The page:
mobile-ed-ot306-book-study-exodusOne resource that will help you better understand the message of the book of Exodus is Dr. Tremper Longman’s Mobile Ed course OT306 Book Study: Exodus. Dr. Longman is professor of biblical studies at Westmont College, author of over 25 books, and an excellent biblical guide. He takes you step by step through the events of Exodus, then explains how these events connect to Jesus’ life and ministry in the New Testament. You’ll gain a deeper understanding of the real story of Exodus—and how it points to Jesus.

While Exodus: Gods and Kings overlooks and misrepresents key aspects of the biblical story, it also presents opportunities for us to share with others who God is and what his plan is for his people. After all, we are part of the same story.

Save $150.00 when you pre-order Tremper Longman’s Mobile Ed course on Exodus!

Bigger Library, Better Research

If you’ve been with us for a while, you’ve probably noticed something about using Logos:

Bigger libraries produce better research.

We are committed to serving a body of believers who preach, teach, write, and research for the good of the church. To that end, we love making new ways for the church’s preachers and theologians to expand their libraries. Lately, we’ve updated several series—check them out and enhance your library with the latest collections today!

anchor-yale-bible-reference-libraryAnchor Yale Reference Library (33 vols.)

Fans of the Anchor Yale Bible Dictionary and the Anchor Yale Bible love the Anchor Yale Reference Library, so we’ve recently expanded it from 29 volumes to 33! In this collection, you’ll find the three-volume Archaeology of the Land of the Bible, Raymond Brown’s two-volume The Death of the Messiah, from Gethsemane to the Grave, John Meier’s four-volume A Marginal Jew, and dozens of other monographs and introductions to specific philosophical, theological, or exegetical topics.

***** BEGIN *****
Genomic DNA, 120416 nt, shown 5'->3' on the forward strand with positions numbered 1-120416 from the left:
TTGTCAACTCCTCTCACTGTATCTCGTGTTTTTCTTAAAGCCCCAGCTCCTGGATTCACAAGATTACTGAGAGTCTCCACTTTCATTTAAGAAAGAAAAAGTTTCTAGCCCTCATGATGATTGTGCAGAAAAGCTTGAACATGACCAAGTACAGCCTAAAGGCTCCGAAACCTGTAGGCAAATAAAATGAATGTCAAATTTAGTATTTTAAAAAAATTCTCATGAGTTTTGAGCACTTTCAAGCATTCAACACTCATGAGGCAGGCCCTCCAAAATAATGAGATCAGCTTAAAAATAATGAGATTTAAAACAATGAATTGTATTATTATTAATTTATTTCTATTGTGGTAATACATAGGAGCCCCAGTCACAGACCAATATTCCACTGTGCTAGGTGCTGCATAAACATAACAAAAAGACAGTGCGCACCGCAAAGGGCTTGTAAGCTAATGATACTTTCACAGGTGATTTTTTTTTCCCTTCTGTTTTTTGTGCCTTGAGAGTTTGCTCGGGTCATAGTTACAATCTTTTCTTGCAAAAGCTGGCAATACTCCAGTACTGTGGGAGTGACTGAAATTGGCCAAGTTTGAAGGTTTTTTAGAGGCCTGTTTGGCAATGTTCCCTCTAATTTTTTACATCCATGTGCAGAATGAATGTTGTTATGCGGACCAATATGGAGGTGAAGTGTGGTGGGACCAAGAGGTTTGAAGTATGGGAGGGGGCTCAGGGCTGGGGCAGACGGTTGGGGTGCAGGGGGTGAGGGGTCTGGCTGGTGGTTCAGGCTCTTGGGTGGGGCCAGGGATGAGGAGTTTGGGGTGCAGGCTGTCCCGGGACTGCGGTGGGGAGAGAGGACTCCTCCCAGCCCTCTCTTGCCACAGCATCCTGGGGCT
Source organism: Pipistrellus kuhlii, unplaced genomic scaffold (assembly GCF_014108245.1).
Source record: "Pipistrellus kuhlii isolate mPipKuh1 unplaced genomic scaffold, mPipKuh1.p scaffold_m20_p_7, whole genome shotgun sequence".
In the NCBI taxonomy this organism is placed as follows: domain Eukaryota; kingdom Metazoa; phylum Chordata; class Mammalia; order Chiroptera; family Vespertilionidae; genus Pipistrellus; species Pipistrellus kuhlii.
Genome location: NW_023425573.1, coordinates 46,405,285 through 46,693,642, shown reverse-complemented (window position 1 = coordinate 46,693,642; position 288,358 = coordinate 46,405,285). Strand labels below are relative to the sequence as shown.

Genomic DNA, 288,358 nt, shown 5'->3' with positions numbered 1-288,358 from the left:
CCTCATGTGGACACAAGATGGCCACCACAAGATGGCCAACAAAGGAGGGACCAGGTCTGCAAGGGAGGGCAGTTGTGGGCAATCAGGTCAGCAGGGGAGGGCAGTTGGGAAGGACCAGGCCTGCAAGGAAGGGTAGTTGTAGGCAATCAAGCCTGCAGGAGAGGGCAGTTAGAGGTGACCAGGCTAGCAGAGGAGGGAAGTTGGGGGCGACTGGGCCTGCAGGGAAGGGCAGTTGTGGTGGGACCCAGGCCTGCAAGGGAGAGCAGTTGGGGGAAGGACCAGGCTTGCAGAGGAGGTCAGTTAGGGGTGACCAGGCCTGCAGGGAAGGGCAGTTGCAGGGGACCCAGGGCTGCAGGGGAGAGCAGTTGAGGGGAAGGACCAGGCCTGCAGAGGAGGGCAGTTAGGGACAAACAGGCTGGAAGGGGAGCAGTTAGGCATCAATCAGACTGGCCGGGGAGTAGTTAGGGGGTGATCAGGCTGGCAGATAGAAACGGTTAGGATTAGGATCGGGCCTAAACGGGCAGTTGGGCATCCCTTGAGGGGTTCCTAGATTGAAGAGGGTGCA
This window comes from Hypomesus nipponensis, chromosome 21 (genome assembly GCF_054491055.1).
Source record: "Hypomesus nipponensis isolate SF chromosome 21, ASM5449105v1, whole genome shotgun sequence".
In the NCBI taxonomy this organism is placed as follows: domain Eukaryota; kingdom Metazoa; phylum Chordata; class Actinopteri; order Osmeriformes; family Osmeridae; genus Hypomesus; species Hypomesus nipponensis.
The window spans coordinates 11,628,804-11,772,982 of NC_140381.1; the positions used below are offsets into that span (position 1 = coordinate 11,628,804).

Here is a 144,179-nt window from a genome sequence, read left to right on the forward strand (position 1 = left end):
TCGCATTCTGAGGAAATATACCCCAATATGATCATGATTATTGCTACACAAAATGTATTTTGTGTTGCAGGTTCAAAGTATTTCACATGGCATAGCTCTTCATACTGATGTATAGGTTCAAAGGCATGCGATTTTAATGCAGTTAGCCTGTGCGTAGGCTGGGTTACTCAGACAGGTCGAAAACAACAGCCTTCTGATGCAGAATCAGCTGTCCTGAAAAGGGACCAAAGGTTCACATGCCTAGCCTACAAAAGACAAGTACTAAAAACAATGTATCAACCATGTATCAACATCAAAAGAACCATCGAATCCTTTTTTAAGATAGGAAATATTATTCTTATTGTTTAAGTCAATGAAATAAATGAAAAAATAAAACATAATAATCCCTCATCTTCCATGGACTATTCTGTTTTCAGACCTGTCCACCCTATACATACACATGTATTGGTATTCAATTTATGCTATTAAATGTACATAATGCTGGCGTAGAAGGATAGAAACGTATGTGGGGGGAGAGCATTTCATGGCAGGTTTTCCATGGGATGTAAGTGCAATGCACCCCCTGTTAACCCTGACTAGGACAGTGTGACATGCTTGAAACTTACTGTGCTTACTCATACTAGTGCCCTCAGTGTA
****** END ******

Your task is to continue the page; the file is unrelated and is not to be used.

analytical-bible-expositorAnalytical Bible Expositor (27 vols.)

The Analytical Bible Expositor is made for preachers and teachers of the Word. Covering almost every book in the Bible, these commentaries expound the main points of Scripture in a teachable way, allowing you to adapt and build your own sermons around John G. Butler’s outlines. And with verse-by-verse commentary and book introductions, the details of Scripture are at your fingertips so that nothing is overlooked.

the-fathers-for-english-readersThe Fathers for English Readers (14 vols.)

Get scholarly biographies of the early Church Fathers. These are the figures who shaped and formed Christian theology in the early years of Christianity and formed the first exegesis of Scripture as it was being canonized. If you own a base package, you probably own Schaff’s translation of their works—now get classic biographies to help put those works into context. Written by Cambridge and Oxford scholars—the fathers of modern scholarship—these volumes provide essential insights into Christian historical theology and patristics.

the-works-of-st-thomas-aquinasThe Works of St. Thomas Aquinas (18 vols.)

Thomas Aquinas was a pioneer of Christian theology and the philosophy of God. He influenced Christian thought and culture by reintroducing Aristotelean methods and processes to the theological sciences, thus setting Christianity’s course for the next 800 years. No theologian today grapples with Christian theology without passing through Thomistic influence. Get these essential works and see for yourself the indelible intellectual shift Aquinas brought to the church.